STEPPING OUT ALONE
WITH A NEW NAME AND A NEW MUSICAL DIRECTION MELODIE NELSON IS CREATING AUTHENTIC, BLISSED OUT 60S SOUNDS. SHE TELLS CHRIS FAMILTON HOW MEDITATIONS ON THE SUN CAME ABOUT AND WHERE SHE IS GOING NEXT.
Melodie Nelson has emerged blinking into the bright lights on her debut album Meditations on the Sun. It is an album that represents her first solo foray into relatively straightforward songs after years spent as one half of the experimental drone duo Moonmilk with partner Kell Derrig-Hall and as bassist for Rand and Holland. By day Lia Tsamoglou is a producer for radio station 2ser but musically she has chosen to record and perform under the Nelson moniker taken from the 1971 Serge Gainsbourg LP Histoire de Melody Nelson.
“Well basically my surname is unpronounceable. I’ve always had trouble with it and thought I’d pick something a bit different and cheeky. I don’t know if I’ll stick with this moniker throughout making music but I thought it’d be good for this sound that I was going for. Plus I love that album,” she enthuses.
Moonmilk was much more experimental and freeform yet Nelson draws some parallels between the two projects and views the new album equally as a reaction to, and an evolution from her earlier work. One major change was the way she approached her vocals and lyrics.
“It was a bit of a reaction because I felt like we’d done as much as we could do. We’d put a few releases out on overseas labels and I just thought it was time to put it to bed. When we started dong it it was a strange thing to do and it was hard to get gigs. At some of our first gigs at the Lansdowne we were getting coasters thrown at us and now bands that are doing sort of the same thing are popular and so we thought we’ve done that and we should move on.”
“Melodie Nelson is music that I was listening to the whole time we were in Moonmilk and I thought maybe I should give this 60s sound that I love so much a shot and write some cool harmonies and see what I can do with it. There are elements of Moonmilk in the songs. The first two songs I wrote – Waiting and Meditations on the Sun – they are quite repetitive and loopy, the sort of stuff I made in Moonmilk building up loops. It was kind of a good transition in that sense. It was difficult to go back and write songs again though, writing lyrics you have to think about that shit again and get emotional with words. In Moonmilk I could just moan and make noses and loop it without really saying anything, just let the music speak.”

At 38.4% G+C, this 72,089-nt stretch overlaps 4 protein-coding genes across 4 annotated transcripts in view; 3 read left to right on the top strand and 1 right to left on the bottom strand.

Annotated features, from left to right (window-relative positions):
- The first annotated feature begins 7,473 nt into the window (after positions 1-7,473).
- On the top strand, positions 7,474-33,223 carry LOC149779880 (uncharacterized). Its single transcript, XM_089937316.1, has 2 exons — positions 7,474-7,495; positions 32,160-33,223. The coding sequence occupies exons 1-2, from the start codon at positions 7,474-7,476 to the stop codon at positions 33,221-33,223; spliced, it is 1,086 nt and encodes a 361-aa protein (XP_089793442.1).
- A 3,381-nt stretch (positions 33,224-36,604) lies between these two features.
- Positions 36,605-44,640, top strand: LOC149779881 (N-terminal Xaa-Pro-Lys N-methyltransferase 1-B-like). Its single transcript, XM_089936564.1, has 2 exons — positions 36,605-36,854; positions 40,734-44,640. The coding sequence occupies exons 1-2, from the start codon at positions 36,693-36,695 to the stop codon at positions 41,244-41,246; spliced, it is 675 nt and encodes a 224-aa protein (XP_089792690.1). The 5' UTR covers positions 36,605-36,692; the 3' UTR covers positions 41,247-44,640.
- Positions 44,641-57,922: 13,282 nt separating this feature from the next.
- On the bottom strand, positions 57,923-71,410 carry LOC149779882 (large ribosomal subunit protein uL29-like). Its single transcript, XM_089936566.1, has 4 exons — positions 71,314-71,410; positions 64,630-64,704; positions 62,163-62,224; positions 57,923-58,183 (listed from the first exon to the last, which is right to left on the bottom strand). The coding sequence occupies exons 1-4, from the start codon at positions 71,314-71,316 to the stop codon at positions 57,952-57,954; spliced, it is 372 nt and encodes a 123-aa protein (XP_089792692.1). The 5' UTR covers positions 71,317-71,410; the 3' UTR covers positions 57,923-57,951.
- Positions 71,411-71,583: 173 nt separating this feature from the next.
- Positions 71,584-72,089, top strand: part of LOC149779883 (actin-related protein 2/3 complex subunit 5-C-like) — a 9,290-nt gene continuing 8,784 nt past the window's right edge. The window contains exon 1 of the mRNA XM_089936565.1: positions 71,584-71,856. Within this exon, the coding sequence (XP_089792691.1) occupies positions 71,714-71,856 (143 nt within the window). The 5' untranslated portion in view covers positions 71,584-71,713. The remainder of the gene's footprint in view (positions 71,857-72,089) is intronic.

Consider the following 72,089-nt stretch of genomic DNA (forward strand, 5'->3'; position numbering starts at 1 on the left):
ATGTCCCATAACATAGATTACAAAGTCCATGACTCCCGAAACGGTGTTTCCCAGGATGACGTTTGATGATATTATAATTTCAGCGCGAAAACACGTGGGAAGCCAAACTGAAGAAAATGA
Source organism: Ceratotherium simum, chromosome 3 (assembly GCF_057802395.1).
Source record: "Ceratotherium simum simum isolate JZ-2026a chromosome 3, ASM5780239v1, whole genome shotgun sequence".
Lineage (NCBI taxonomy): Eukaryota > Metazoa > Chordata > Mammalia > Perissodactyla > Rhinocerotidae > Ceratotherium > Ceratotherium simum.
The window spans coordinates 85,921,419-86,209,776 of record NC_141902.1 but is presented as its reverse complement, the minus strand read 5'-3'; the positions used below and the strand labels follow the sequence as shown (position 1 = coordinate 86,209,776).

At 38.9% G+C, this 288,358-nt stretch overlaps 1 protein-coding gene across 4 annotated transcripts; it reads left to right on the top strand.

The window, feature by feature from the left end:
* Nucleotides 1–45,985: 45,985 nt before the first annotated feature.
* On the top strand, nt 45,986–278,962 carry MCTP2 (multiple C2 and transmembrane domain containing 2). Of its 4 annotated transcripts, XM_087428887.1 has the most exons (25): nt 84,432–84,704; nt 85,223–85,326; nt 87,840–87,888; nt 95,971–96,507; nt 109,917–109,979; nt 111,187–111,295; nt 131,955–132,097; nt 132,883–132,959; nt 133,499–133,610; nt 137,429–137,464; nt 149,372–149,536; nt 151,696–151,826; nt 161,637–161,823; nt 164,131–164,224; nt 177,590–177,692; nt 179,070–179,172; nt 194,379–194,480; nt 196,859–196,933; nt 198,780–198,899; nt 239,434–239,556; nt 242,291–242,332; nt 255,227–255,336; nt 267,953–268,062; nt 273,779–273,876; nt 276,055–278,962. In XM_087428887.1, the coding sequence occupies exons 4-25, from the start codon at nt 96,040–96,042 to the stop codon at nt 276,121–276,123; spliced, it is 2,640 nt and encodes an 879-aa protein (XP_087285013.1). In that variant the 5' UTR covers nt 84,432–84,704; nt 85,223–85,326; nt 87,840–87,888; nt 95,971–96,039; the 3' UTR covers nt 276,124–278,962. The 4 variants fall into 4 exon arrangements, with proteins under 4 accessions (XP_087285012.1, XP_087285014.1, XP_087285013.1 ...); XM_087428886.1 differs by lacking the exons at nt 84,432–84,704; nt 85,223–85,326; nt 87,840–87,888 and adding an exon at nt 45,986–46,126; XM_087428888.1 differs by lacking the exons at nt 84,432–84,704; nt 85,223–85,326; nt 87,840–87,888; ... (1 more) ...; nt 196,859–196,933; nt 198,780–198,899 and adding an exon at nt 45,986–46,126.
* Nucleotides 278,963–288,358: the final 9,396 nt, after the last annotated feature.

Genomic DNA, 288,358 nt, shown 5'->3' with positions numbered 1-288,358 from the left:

With the new songs written and recorded the next step was to recruit a live band who could replicate the warm and spatial sound that producer Tony Dupe (Jack Ladder, Holly Throsby, Jamie Hutchings) had captured in an old sandstone Methodist church and Nelson feels that the band are now really beginning to capture the essence of the songs on stage.
“I thought it would be hard but I’m so lucky to have such talented people to work with. They learnt the parts and they are quite simple really so it wasn’t as hard as I thought it would be. The first few practices were just technical things getting it right, as were our first few shows. Now the emotion and mood is being added. Some of the songs only have two chords so Travis our guitarist is adding some texture. I didn’t really envisage having a band though so I’m just taking it step by step.
Nelson isn’t resting on her laurels and on the back of positive reviews for the album she is already planning the follow-up to be recorded by Simon Grounds (Underground Lovers, Rocket Science) in Melbourne at the end of October as well as indulging in a USA holiday and playing in Derrig-Hall’s band The Singing Skies. Busy times indeed.
this interview was first published in The Drum Media